Please Help! Extremely glitchy on MBP

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Here is the patch:

I created this patch for about a month ago and it was fine, but when I opened it again three days ago it starts to sound very glitchy, sometimes can’t even produce a continuous sound. When enabling CPU meter all sound will stop.

I am using a 4-core i7 2012 MBP with 16gb ram, and changed a new SSD about 2 years ago, running with High Sierra 10.13.3.
The weird thing is that when I open the same patch on another computer (2011 iMac 4-core 16gb ram i5) it runs a lot better, very smooth mostly.
The glitchy issue happens to other patches as well, but only on my MBP.

Things I have tried:
set frame rate to 15 from 70
choose real-time priority and 1 thread only
minimize the window
simplify my patch
clearing files on MBP (now more than 250GB available)
tried all block size
updated everything
have a cigarette

What else can I do? Is there anything I overlooked?
I hope it’s not the time to change a new computer…

Very much appreciated and thanks for all your help in advance!

Does your MBP have a dedicated GPU?

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Can you upload the actual file to patch storage or here? I have a similar computer. 2012 i7 mac mini with 16gb of ram and an ssd.

According to the CPU meters in your screenshot, it looks like you’re using up a lot of processing power with this patch. It looks like you’ve tried all the standard tricks to improve performance, the only other one I know of for a MacBook is to run Rack in “Low Resolution” mode. This helped to reduce the fan noise on my MacBook, but I doubt it will actually improve the glitches.

My suggestion is to remove or replace modules in the patch with alternatives that use less CPU. For instance, EV3 from Squinky Labs is a single module with 3 Even VCOs inside.

[Edited to remove inaccurate information about the CPU meter. See below]

I think you are correct, the CPU usage of Audio-8 no longer represents all left over CPU. But as far as over 100% I think it’s just like the OS X activity monitor - the total available is 100% times the number of threads. I’ve seen my 4 core macbook get to 350% in activity monitor.

This patch is showing very high CPU usage, not sure why. Clearly cube and the Bogaudio VCO are using quite a bit. It’s odd, because Bogaudio modules are in general very efficient - the one must be doing a lot. But, yeah, I would find substitutes for these two super fat modules. And as @computerscare mentioned, one EV3 uses the same CPU as one EvenVCO, but has three of them. Although many of @Vortico’s modules got radically more efficient with the 1.0 release (but looking at my cpu meters it still seems to be the case).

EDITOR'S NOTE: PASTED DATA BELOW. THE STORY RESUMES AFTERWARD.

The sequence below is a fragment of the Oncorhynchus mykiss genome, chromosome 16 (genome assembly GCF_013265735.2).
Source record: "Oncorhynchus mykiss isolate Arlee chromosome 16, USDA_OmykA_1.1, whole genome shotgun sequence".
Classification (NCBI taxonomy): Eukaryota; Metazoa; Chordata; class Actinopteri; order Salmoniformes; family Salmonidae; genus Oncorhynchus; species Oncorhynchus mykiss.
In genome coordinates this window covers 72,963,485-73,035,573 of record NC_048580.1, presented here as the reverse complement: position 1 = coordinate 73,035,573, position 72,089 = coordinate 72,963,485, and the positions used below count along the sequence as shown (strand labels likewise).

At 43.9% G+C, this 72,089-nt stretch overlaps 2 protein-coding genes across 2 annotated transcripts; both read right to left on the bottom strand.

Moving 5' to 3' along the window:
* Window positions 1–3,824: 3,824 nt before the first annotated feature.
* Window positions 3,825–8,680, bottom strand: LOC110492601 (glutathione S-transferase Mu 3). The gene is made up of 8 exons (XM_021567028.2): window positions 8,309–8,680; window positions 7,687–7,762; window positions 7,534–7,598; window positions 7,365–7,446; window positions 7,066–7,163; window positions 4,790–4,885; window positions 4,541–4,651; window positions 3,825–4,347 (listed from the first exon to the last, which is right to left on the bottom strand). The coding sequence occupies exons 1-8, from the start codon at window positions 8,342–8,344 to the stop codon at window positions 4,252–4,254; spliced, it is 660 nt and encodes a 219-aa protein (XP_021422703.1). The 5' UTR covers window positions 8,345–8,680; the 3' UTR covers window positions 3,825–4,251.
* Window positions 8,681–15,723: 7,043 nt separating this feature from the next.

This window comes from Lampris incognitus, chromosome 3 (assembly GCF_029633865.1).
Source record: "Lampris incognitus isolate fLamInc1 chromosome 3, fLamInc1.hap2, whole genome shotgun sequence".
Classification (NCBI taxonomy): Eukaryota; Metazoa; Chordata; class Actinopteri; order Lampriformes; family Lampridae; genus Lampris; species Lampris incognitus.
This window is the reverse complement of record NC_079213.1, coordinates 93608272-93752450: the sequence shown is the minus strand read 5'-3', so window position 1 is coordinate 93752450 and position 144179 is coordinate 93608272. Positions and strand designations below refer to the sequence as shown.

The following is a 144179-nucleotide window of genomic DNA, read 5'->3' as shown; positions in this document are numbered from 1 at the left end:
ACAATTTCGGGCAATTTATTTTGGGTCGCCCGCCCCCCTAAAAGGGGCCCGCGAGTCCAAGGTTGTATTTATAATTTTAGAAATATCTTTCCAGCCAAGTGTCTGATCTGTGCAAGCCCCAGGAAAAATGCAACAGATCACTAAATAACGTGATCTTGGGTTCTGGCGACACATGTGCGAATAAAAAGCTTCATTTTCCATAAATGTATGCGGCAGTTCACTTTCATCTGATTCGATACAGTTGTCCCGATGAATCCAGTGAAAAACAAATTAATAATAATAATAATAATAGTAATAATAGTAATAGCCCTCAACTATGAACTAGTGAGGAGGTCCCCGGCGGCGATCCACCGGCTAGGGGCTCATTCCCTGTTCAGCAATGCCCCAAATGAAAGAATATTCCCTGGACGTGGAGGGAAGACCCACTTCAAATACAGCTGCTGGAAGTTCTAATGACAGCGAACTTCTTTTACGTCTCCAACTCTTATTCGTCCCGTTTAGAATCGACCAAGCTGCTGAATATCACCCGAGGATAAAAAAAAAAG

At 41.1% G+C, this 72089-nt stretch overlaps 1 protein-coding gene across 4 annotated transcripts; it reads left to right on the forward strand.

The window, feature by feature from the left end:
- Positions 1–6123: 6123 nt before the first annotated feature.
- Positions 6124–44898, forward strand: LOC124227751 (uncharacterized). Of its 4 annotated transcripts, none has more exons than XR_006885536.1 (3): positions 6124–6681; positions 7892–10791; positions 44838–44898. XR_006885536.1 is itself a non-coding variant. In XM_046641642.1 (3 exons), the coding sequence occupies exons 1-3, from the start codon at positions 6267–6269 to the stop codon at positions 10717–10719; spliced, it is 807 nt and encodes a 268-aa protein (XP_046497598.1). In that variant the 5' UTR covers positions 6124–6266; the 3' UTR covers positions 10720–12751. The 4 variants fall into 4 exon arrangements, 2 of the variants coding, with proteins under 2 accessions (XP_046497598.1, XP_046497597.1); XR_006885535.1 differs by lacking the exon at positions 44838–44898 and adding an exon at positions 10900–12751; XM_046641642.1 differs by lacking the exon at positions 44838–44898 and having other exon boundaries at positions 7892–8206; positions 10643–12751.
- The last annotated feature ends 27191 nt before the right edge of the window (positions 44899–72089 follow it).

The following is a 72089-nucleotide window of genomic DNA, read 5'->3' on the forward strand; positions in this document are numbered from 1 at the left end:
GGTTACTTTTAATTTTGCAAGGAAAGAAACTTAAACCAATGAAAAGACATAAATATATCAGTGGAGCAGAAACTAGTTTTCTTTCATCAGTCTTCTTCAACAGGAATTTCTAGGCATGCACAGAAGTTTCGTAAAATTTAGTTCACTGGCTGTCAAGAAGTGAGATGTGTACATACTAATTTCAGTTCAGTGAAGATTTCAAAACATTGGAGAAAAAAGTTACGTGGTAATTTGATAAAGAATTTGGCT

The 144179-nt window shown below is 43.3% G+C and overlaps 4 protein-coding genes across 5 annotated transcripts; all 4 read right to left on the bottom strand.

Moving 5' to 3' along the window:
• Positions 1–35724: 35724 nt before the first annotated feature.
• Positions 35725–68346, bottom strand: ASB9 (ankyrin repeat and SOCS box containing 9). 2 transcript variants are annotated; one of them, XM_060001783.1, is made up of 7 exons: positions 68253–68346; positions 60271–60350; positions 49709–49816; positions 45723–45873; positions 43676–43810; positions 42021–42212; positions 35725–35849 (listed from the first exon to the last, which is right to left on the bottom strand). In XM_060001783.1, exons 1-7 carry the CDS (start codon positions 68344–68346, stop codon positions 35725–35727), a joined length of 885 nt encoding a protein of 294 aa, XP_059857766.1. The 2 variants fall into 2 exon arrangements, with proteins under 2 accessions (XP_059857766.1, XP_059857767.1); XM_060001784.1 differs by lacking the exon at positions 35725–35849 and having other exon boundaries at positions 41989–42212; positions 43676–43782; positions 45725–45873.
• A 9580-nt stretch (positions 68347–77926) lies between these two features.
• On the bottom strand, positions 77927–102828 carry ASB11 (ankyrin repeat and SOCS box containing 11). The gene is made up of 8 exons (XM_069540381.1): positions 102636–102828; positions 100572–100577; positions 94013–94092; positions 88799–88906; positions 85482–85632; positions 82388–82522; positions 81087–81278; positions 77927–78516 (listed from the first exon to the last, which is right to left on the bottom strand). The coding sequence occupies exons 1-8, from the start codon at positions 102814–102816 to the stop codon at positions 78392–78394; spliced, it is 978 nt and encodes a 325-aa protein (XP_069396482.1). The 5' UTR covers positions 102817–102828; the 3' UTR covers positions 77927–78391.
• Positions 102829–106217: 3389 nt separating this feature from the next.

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Turn off Wi-Fi? Sounds silly but used to help me on some patches on my old MacBook Pro.


small talk.vcv (59.6 KB)
Hope that helps.

Thanks thats helpful.
I changed a few modules and deleted a few and now it’s working a lot better.
I think the XCO from Bogaudio and the Vults are the main reason.

However, I wonder why this patch runs fine on my iMac which has worse performance? The only thing better on that iMac is the processor speed, does that matter a lot?

Also, I’ve seen many people building much bigger patches with laptops, are they all using monster computers, or there is serious problem with my patch?

I can’t give a reason, but it just seems that Rack’s performance on MacBooks in general is not as good as people would like. Here are a few other threads with more information:

As has been mentioned in many threads and conversations about Rack performance, there are three characteristics of a computer that determines whether Rack runs well, and the size of the patches you can build. Rack requires these three things from a computer:

  • The highest possible single-core CPU performance. You can find a list here.
  • Good graphics (aka. GPU) performance, which means a discrete graphics card in the computer (e.g. Nvidia or AMD) rather than builtin Intel graphics in the CPU. It doesn’t need to be a top-notch GPU, like you need for the heaviest games, but if the GPU performance sinks below a certain point the performance of Rack starts to suffer, since it uses graphics resources (OpenGL). You can think of Rack as a moderately demanding computer game with great sound.
  • Good cooling. Rack puts a sustained load on the CPU (and GPU as well) and if the CPU cannot get rid of the heat it will start to reduce its power to protect itself, which means that its performance goes down quickly. This is what’s called “thermal throttling”. If your laptop fan is running like crazy when you’re running Rack, this is the reason. This means that typically a desktop computer will be a lot better than a laptop for running Rack, since it has much better cooling, and that a laptop with a big, bulky cabinet will be better than an ultraslim model, since, again, it will have a better cooling system.

In other words, the closest thing to a good pre-built Rack computer you’ll find, is a so called “gaming computer”.


Workstation class laptops work well too if you don’t want a laptop that looks (and lights up) like a spaceship (a ‘feature’ of many gaming computers). You will find it cheaper (non-ECC RAM) to avoid a Xeon in it, even if its single core performance is comparable to a consumer performance CPU.